The fungible nature of crude oil means that the total availability to the world market, matters more than who owns the production rights. In a tight crude oil market, OPEC is no longer an effective supply restriction organization, although individual OPEC members may have interests in slowing the development of their oil resources from time to time. OPEC becomes interested in supply restrictions when non-OPEC oil supplies grow sufficiently fast to create effective excess world capacity. U.S. policymakers need to focus on those things that they can control. They have to convey the truth of the oil market to their constituents, painful though it may be. Preaching “energy independence,” which we can never achieve, is misleading and dangerous.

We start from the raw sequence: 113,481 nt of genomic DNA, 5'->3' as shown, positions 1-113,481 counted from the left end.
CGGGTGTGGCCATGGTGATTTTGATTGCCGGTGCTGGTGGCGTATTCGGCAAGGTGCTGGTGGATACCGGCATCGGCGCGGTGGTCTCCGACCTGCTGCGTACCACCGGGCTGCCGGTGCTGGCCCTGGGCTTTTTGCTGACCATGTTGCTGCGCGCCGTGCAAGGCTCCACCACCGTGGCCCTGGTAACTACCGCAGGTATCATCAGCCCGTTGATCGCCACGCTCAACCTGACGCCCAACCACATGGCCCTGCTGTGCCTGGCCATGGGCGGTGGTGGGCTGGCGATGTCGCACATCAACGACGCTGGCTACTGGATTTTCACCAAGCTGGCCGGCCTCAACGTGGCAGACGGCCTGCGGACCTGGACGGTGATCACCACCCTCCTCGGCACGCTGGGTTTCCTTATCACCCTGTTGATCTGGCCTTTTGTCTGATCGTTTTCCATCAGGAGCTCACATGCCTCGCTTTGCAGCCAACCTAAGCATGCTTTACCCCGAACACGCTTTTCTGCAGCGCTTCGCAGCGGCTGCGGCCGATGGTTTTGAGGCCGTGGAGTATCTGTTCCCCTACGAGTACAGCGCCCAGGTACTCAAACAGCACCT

A demand shock is different from a supply shock. The latter is associated with a fall in output and a rise in price while the former produces both a rise in price and a rise in output. In one sense, the administration is to be complimented. It has not succumbed to temptation as did past administrations who attempted to physically restrict consumption in a shock. It is letting the market work, more or less. It has apparently learned that the great damage done in the oil shocks of the 1970s came less from the escalated prices and more from the restrictions placed on the market that prevented rational choices being made. That is a lesson worth restating and restating to the public.

The distribution of hydrocarbons around the world is part of the world’s geography. Washington can’t change that, but it can provide incentives to produce oil and reduce the growth in the demand for oil. Focusing on geopolitics is oftentimes a useful method of analysis. In this case, it is more fruitful to focus on the fundamental economics and the political economy. The fact that the world economy has not collapsed while the price of oil has virtually tripled ought to suggest to even the most devout geopolitician that the law of supply and demand has not been repealed.

A Katrina/Rita Postscript